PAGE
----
Priority Applications (1)

Application Number Priority Date Filing Date Title
US08372036 US5639239A (en) 1995-01-12 1995-01-12 Dental dentin bonding system

Applications Claiming Priority (1)

Application Number Priority Date Filing Date Title
US08372036 US5639239A (en) 1995-01-12 1995-01-12 Dental dentin bonding system

Publications (1)

Publication Number Publication Date
US5639239A true US5639239A (en) 1997-06-17

Family

ID=23466444

Family Applications (1)

Application Number Title Priority Date Filing Date
US08372036 Expired - Fee Related US5639239A (en) 1995-01-12 1995-01-12 Dental dentin bonding system

Country Status (1)

Country Link
US (1) US5639239A (en)

Cited By (20)

* Cited by examiner, † Cited by third party
Publication number Priority date Publication date Assignee Title
US6342203B2 (en) 1999-10-27 2002-01-29 Dakota Dental Development, Inc. Compositions for dentistry comprising an oil, to repair, restore, adhere to, or protect the surface of a tooth
US6342204B1 (en) 1999-10-27 2002-01-29 Dakota Dental Development, Inc Flavored tooth conditioning compositions and methods for using the compositions to condition a tooth surface
US6620859B2 (en) 2000-12-15 2003-09-16 Dakota Dental Development, Inc. Methods of preparing polymerizable dental compositions with improved taste or aroma, and that prevent oxygen-inhibited layer
US20040086830A1 (en) * 2002-11-06 2004-05-06 Allred Peter M. Temporary dental cements having reduced tooth sensitivity
WO2004050042A1 (en) * 2002-12-04 2004-06-17 Merz Pharma Gmbh & Co. Kgaa Dental restoration material
US20060257823A1 (en) * 2005-05-13 2006-11-16 Sirona Dental Systems Gmbh Method of producing a dental prosthetic item, and dental prosthetic item thus produced
US20080050702A1 (en) * 2006-08-24 2008-02-28 Glover Douglas L Laser based enhaned generation of photoacoustic pressure waves in dental and medical treatments and procedures
US20080070195A1 (en) * 2006-08-24 2008-03-20 Divito Enrico E Energetically activated biomedical nanotheurapeutics integrating dental and medical treatments and procedures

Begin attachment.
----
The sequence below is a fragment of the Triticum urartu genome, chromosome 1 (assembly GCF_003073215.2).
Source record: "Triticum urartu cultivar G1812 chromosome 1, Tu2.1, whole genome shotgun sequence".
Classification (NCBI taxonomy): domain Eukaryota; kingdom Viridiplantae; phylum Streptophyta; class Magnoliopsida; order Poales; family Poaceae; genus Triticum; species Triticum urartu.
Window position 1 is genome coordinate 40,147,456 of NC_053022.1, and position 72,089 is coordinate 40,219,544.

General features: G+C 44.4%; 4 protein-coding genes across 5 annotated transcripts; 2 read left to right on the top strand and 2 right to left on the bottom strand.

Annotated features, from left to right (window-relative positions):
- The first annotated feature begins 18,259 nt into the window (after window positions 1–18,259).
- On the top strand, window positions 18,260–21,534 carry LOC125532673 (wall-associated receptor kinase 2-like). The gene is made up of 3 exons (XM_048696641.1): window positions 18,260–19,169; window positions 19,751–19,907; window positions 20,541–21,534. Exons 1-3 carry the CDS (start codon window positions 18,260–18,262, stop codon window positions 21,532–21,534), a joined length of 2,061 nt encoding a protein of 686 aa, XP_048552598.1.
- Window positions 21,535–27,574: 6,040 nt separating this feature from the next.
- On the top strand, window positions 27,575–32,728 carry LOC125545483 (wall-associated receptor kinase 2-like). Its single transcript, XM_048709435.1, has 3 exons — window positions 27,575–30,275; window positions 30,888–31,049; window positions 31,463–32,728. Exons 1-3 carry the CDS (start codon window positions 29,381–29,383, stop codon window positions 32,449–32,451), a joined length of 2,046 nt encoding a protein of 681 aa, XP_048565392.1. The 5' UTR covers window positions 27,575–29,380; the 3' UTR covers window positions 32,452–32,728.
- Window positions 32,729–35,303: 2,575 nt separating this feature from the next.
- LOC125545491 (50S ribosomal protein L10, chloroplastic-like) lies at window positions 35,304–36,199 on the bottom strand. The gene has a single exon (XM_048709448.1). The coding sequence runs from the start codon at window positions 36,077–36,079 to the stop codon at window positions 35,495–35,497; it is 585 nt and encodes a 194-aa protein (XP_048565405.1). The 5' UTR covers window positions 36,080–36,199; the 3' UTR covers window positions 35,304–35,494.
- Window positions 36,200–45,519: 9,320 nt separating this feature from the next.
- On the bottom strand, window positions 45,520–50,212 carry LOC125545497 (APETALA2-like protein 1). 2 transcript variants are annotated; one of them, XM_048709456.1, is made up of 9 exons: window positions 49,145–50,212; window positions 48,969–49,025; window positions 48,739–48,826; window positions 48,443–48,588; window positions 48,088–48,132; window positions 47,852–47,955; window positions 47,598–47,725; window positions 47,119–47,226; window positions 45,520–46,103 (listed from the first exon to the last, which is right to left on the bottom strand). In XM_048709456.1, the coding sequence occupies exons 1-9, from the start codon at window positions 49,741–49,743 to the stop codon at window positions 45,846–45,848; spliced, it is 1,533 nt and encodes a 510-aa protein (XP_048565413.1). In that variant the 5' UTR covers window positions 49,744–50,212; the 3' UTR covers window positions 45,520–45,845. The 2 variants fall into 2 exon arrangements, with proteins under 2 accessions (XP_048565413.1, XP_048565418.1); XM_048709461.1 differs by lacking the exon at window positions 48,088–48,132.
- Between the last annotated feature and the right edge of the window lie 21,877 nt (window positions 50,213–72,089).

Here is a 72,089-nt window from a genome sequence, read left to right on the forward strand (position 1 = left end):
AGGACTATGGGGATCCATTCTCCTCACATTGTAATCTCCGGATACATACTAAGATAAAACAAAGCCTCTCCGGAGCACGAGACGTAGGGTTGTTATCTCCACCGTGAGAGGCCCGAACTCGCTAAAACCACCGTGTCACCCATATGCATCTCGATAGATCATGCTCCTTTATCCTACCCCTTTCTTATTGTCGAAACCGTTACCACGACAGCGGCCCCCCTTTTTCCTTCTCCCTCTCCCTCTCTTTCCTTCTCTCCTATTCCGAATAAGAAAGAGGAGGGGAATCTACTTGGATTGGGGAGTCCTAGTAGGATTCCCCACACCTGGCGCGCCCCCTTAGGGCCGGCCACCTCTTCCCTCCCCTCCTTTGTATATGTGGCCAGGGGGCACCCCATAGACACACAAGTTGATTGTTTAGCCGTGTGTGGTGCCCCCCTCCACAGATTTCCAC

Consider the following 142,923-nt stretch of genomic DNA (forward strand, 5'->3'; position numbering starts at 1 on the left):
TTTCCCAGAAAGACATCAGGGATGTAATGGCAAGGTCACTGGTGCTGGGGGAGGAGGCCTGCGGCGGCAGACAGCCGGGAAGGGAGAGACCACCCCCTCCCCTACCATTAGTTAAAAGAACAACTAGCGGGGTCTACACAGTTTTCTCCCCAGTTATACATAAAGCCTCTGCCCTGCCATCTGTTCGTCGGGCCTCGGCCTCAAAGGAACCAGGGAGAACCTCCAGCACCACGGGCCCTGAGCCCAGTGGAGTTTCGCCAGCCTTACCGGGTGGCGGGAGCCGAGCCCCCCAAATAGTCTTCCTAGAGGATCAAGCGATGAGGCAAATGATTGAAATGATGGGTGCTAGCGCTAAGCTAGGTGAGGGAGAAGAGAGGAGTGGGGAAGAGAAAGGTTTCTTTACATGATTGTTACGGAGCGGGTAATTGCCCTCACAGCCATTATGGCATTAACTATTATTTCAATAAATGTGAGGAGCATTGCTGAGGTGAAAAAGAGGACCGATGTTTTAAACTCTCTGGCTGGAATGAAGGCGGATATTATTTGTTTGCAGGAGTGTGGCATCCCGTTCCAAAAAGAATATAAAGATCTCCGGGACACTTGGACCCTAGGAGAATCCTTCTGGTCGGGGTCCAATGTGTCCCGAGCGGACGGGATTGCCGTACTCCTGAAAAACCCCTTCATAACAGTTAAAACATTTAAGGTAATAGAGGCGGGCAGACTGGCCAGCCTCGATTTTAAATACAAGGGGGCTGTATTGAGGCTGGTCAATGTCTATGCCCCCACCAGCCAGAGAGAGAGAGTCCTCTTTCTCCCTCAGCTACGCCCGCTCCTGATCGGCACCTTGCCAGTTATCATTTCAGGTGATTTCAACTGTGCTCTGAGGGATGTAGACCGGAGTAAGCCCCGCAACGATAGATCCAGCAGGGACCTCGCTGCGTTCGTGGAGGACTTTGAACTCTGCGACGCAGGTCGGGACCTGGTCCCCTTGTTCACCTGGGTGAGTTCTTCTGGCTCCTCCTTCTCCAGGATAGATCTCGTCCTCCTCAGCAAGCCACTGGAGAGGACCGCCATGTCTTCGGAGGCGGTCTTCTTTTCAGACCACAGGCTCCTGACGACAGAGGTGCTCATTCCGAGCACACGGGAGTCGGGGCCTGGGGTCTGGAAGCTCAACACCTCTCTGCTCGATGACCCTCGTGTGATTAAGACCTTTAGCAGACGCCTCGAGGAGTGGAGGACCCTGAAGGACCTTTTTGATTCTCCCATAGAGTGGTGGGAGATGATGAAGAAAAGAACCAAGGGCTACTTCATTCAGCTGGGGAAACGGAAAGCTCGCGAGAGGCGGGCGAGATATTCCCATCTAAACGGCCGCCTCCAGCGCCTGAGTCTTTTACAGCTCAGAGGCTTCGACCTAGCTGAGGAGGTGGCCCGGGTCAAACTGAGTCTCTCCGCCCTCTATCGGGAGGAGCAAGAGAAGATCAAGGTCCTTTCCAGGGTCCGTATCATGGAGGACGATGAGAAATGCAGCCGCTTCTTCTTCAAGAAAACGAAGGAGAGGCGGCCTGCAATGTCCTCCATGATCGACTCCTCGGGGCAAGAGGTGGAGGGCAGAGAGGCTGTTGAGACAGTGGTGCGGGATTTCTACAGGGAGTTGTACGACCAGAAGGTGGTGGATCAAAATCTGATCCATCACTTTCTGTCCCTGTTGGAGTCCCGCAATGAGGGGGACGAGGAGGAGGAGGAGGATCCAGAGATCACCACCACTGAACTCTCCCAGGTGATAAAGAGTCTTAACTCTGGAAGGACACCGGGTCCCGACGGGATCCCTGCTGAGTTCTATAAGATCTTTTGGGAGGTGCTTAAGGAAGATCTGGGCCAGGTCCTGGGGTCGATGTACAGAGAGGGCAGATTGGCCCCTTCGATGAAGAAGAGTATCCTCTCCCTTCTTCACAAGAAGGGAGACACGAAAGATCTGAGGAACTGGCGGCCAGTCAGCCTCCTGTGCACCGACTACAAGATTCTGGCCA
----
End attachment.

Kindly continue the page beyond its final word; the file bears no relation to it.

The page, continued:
US20090176194A1 (en) * 2008-01-07 2009-07-09 Kerr Corporation Method of cementing prosthetic devices and cementation kit
US20090220908A1 (en) * 2006-08-24 2009-09-03 Enrico Divito Dental and Medical Treatments and Procedures
WO2010099538A1 (en) * 2009-02-28 2010-09-02 Medical Dental Advanced Technologies Group Llc Dental and medical treatments and procedures
US20100330539A1 (en) * 2006-08-24 2010-12-30 Medical Dental Advance Technologies Group Periodontal treatment system and method
US20120315599A1 (en) * 2011-06-08 2012-12-13 Zest Ip Holding Llc Fixed detachable dental attachment device, assembly and methods of using the same
CN103654976A (en) * 2012-09-04 2014-03-26 陈佲襂 Method for fusing light-curing composite epoxy resin material on surface of inner-layer tooth crown body and structure thereof
US9168114B2 (en) 2013-10-17 2015-10-27 B & D Dental Corp. Method of making a dental prosthesis
US9452029B2 (en) 2012-12-11 2016-09-27 Zest Ip Holdings Llc Fixed hybrid dental attachment device and methods of using same
US9707060B1 (en) * 2010-12-20 2017-07-18 Jack LEVI Method of restoring anterior endodontically treated teeth
US9827074B2 (en) 2014-07-22 2017-11-28 Zest Ip Holdings, Llc Fixed hybrid dental attachment device and methods of use
US9877801B2 (en) 2013-06-26 2018-01-30 Sonendo, Inc. Apparatus and methods for filling teeth and root canals
US9931181B2 (en) 2014-07-22 2018-04-03 Zest Ip Holdings, Llc Fixed hybrid dental attachment assembly and methods of use

Citations (18)

* Cited by examiner, † Cited by third party
Publication number Priority date Publication date Assignee Title
US3509089A (en) * 1968-11-18 1970-04-28 Dentsply Int Inc Dental cement or temporary filling composition utilizing zinc oxide particles coated with zinc propionate
US3797114A (en) * 1972-09-21 1974-03-19 L Wiland Detachable mount for a dental cap and prosthodontic procedure utilizing the same
US3861041A (en) * 1971-09-29 1975-01-21 Arthur Milton Bell Lubricant and method of fitting and trail mounting of prosthodontic appliances
US3926646A (en) * 1968-02-20 1975-12-16 Inoue K Preparation of dental cements
US4200980A (en) * 1978-03-06 1980-05-06 Advance Dental Corporation Orthodontic formulation and method
US4364731A (en) * 1981-01-29 1982-12-21 Board Of Regents, The University Of Texas System Methods for producing adhesive bonds between substrate and polymer employing an intermediate oxide layer
US4514342A (en) * 1982-02-16 1985-04-30 Dentsply Limited Polyethylenically unsaturated monophosphates
US4654007A (en) * 1985-05-15 1987-03-31 Myron International, Inc. Porcelain dental restoration method
US4657941A (en) * 1984-11-29 1987-04-14 Dentsply Research & Development Corp. Biologically compatible adhesive containing a phosphorus adhesion promoter and a sulfinic accelerator
US4772325A (en) * 1981-06-01 1988-09-20 Kerr Manufacturing Company Fluorine-containing dental materials
US4775592A (en) * 1985-09-20 1988-10-04 G-C Dental Industrial Corp. Fluoroaluminosilicate glass powder for dental glass ionomer cement
US4814423A (en) * 1987-11-06 1989-03-21 Dentsply Research & Development Corp. Dual bonding adhesive composition
US4813874A (en) * 1987-03-09 1989-03-21 Terec Usa Etched porcelain veneer crowns